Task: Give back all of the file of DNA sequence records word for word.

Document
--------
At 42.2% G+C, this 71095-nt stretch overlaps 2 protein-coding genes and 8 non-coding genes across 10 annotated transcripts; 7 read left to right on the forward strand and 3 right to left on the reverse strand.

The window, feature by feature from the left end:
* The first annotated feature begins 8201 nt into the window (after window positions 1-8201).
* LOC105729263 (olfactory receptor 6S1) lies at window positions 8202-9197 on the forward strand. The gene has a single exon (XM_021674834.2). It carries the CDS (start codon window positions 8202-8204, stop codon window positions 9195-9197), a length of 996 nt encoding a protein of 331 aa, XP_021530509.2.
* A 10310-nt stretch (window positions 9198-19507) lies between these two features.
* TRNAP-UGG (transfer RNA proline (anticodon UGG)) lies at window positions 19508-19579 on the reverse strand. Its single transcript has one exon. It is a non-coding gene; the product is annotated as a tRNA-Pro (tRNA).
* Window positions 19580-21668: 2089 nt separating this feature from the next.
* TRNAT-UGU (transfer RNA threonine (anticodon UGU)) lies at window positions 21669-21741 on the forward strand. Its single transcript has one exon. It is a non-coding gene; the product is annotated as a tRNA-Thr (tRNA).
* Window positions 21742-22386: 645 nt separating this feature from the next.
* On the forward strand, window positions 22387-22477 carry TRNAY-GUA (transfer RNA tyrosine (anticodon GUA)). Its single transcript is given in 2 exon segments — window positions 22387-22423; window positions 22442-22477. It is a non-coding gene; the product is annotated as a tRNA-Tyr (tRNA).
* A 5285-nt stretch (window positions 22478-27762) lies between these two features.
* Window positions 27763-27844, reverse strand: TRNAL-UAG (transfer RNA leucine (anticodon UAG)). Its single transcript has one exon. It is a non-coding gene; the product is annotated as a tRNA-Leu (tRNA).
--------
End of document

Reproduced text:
At 42.2% G+C, this 71095-nt stretch overlaps 2 protein-coding genes and 8 non-coding genes across 10 annotated transcripts; 7 read left to right on the forward strand and 3 right to left on the reverse strand.

The window, feature by feature from the left end:
* The first annotated feature begins 8201 nt into the window (after window positions 1-8201).
* LOC105729263 (olfactory receptor 6S1) lies at window positions 8202-9197 on the forward strand. The gene has a single exon (XM_021674834.2). It carries the CDS (start codon window positions 8202-8204, stop codon window positions 9195-9197), a length of 996 nt encoding a protein of 331 aa, XP_021530509.2.
* A 10310-nt stretch (window positions 9198-19507) lies between these two features.
* TRNAP-UGG (transfer RNA proline (anticodon UGG)) lies at window positions 19508-19579 on the reverse strand. Its single transcript has one exon. It is a non-coding gene; the product is annotated as a tRNA-Pro (tRNA).
* Window positions 19580-21668: 2089 nt separating this feature from the next.
* TRNAT-UGU (transfer RNA threonine (anticodon UGU)) lies at window positions 21669-21741 on the forward strand. Its single transcript has one exon. It is a non-coding gene; the product is annotated as a tRNA-Thr (tRNA).
* Window positions 21742-22386: 645 nt separating this feature from the next.
* On the forward strand, window positions 22387-22477 carry TRNAY-GUA (transfer RNA tyrosine (anticodon GUA)). Its single transcript is given in 2 exon segments — window positions 22387-22423; window positions 22442-22477. It is a non-coding gene; the product is annotated as a tRNA-Tyr (tRNA).
* A 5285-nt stretch (window positions 22478-27762) lies between these two features.
* Window positions 27763-27844, reverse strand: TRNAL-UAG (transfer RNA leucine (anticodon UAG)). Its single transcript has one exon. It is a non-coding gene; the product is annotated as a tRNA-Leu (tRNA).